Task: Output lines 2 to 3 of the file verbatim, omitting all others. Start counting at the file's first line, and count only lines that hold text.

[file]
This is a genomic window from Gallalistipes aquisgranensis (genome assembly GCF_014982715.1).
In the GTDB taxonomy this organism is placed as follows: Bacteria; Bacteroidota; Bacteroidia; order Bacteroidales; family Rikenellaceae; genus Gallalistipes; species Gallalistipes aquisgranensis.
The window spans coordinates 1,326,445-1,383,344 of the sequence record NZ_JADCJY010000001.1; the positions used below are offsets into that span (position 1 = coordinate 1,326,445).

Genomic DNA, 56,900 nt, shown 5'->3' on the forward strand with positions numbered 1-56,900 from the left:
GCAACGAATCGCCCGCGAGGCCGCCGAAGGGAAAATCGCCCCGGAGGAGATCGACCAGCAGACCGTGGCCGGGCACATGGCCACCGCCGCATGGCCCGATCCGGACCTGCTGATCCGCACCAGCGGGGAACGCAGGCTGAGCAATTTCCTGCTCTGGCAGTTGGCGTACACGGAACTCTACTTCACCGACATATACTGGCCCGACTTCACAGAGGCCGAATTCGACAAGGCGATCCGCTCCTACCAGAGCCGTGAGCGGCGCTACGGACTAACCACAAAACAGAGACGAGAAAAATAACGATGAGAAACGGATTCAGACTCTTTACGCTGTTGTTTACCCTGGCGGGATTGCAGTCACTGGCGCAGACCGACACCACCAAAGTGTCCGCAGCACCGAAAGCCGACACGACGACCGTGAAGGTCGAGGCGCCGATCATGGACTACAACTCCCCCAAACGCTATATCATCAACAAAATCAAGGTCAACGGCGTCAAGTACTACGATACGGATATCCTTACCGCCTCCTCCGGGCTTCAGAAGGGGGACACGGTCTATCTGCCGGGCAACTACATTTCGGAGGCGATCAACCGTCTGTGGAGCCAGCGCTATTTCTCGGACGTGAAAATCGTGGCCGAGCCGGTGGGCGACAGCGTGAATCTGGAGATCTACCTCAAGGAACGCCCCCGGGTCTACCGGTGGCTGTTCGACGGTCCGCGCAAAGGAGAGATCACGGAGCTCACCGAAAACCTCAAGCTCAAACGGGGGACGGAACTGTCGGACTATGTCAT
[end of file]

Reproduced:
In the GTDB taxonomy this organism is placed as follows: Bacteria; Bacteroidota; Bacteroidia; order Bacteroidales; family Rikenellaceae; genus Gallalistipes; species Gallalistipes aquisgranensis.
The window spans coordinates 1,326,445-1,383,344 of the sequence record NZ_JADCJY010000001.1; the positions used below are offsets into that span (position 1 = coordinate 1,326,445).